Monday, August 30, 2010

West Yorkshire In Ten Squares : Square 6 - Osset Spa

This project attempts to provide a flavour of what is typical in my home county of West Yorkshire by focusing on ten randomly selected squares from throughout the County. Each of the 500 square metre areas has been chosen by a random number generator and here I explore each of them in images and words.

Spa resorts are difficult things to comprehend at the best of times. The idea that people will travel significant distances in order to soak themselves in some lukewarm, mineral-enriched (or, depending on your point of view, mineral-polluted) spring-water is somewhat counterintuitive : the idea that someone might be tempted to swallow rancid cup-fulls of the bubbling brew is a challenge to credulity. But given that spa resorts exist, the least they could decently do is to locate themselves in some suitable place. The most famous British spa resort is the magnificent city of Bath. I have no problems with that. Buxton, and even Harrogate, share a neo-Georgian paradigm which can be best described by the word "posh". But Osset? 

So when the random number generator decided to send me to square 38 on page 174 my immediate reaction was amazement on discovering that Osset Spa actually existed outside the realms of a drunken game of fantasy location. For those not familiar with West Yorkshire, or Britain, or even Europe, how can I explain this. It is like an Australian discovering that as well as a Sydney Opera House there is also a Wonglepong Opera House. Or an American having to come to terms with the Grand Canyon of Florida. It just doesn't roll off the tongue in the right way, it just doesn't seem to hold water.


And if the truth is told, Osset Spa doesn't hold much water these days. I am reliably informed that if you dig amongst the nettle beds in the fields that border Spa Lane you might find the ruins of the last remain bath house, but your intrepid explorer and guide made do with the more modern interpretation of an old enamel bathtub being used as a cow-feeder.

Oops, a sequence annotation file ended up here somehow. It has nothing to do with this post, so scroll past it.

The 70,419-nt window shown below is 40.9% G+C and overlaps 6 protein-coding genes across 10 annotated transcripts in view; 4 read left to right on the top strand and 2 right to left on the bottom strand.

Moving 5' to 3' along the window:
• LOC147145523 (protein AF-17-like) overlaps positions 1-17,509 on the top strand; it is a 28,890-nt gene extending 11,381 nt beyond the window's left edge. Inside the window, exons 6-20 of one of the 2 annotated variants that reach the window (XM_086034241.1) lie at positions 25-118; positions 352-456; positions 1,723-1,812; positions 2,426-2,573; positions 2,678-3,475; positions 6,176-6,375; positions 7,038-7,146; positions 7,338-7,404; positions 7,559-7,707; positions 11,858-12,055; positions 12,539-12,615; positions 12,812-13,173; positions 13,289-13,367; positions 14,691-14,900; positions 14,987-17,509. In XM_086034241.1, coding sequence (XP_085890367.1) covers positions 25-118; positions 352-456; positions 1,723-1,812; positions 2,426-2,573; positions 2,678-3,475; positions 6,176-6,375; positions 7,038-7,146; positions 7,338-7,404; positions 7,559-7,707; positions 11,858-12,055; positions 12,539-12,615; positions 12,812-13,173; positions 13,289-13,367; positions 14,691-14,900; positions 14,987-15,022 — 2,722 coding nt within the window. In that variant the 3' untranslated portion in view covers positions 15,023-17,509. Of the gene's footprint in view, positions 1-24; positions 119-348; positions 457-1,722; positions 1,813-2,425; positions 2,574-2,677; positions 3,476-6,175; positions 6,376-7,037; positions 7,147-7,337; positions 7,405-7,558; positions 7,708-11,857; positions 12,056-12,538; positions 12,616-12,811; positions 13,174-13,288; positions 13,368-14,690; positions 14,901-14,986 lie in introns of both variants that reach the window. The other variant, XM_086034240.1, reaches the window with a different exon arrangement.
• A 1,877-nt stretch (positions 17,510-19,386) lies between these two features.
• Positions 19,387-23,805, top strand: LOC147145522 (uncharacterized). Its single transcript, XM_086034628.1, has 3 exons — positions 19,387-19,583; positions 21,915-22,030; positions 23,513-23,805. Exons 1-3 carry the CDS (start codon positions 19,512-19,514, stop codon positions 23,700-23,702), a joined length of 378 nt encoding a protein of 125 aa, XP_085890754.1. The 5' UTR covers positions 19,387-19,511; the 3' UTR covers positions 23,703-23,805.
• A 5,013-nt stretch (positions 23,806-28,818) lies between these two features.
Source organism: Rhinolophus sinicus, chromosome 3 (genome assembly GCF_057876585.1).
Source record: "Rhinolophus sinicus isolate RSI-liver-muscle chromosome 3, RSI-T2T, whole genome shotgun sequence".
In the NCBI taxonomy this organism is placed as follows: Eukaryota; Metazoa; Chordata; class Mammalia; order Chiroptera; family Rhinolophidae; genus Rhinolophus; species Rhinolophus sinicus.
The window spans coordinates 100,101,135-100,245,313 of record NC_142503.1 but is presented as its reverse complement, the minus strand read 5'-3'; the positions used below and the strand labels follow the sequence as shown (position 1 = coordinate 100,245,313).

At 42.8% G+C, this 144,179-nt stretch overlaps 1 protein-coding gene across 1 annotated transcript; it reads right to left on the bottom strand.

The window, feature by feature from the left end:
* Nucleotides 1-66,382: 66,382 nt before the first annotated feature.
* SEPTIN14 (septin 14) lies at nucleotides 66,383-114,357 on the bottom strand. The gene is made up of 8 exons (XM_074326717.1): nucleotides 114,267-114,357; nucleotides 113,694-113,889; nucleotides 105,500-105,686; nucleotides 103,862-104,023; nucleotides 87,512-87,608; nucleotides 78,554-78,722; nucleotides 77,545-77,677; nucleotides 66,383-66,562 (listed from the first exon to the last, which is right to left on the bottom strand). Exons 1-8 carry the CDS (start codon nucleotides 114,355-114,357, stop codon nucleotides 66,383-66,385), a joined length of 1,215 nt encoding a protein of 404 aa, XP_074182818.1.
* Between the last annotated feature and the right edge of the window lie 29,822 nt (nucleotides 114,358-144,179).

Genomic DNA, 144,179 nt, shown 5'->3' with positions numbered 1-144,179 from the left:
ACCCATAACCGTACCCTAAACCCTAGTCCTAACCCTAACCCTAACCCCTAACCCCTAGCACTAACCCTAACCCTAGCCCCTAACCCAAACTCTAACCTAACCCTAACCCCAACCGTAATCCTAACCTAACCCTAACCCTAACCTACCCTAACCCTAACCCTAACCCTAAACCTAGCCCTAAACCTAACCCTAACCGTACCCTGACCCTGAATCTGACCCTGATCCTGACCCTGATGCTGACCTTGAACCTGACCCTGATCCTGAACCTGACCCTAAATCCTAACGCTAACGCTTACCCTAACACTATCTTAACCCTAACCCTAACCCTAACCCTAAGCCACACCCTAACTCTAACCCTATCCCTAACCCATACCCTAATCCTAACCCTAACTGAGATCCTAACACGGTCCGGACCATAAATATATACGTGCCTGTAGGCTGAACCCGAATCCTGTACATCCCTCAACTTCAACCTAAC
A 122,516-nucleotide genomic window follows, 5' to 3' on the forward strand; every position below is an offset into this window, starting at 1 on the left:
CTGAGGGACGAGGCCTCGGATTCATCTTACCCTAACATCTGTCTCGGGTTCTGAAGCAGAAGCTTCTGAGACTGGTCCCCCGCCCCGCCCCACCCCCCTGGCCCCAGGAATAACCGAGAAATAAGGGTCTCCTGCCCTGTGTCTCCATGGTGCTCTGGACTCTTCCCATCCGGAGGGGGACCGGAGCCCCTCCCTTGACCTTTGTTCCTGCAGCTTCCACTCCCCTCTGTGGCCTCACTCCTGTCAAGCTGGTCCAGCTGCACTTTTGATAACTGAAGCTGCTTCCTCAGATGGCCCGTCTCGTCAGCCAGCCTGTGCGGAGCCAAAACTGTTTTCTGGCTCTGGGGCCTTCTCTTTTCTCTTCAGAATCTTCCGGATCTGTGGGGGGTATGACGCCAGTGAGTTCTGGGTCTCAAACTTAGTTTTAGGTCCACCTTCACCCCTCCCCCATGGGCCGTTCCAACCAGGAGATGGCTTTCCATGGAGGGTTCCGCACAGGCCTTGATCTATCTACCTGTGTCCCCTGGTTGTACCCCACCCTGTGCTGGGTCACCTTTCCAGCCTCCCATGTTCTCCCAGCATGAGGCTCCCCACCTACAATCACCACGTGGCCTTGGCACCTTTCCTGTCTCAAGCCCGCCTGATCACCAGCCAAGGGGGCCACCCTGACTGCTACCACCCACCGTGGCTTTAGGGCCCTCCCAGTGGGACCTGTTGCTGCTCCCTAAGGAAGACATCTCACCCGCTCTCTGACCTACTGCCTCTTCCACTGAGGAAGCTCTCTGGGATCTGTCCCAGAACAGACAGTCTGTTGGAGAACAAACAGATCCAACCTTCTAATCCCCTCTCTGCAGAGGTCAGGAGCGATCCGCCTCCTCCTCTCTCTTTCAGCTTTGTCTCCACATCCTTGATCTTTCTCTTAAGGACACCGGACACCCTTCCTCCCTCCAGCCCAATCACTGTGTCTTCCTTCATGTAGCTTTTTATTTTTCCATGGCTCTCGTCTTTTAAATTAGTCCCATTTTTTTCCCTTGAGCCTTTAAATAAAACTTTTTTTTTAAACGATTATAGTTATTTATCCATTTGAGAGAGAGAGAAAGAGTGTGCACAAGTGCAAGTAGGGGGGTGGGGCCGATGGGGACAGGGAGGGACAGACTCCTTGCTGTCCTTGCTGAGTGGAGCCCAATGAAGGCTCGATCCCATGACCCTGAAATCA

Natural springs have existed in this area since time-almost-immemorial, but it wasn't the Romans who were the first to exploit their restorative powers, or even the Georgian Dandies. It was a couple of local Victorian chancers called James Ward and William Craven who built the competing Cheltenham Sulphurous Baths and the New Cheltenham Baths on land next to Spa Lane in the early 19th century. The idea of going to Osset (delightfully situated 'twixt Dewsbury and Wakefield) to take the waters never really caught on and even an attempt to convert the area into a more down-market pleasure gardens later in the century ended in the bankruptcy courts.


All that remains these days is the name, and even that can be difficult to spot unless you have been sent there by a random number generator that seems addicted to curiosities. When you get there you find that fairly typical West Yorkshire menu of fields, factories and terraced houses.



Anyone who has traveled through England will have probably been to Osset Spa. Some 20,000 vehicles a day speed up the M1 motorway that takes a bite out of the corner of my square. If you look out of the window of a passing car you might just see the odd factory or two or even the odd nettle patch. But you will have little idea of what might be hidden there. Such is the delight of this varied, history-soaked county that I am privileged to call home.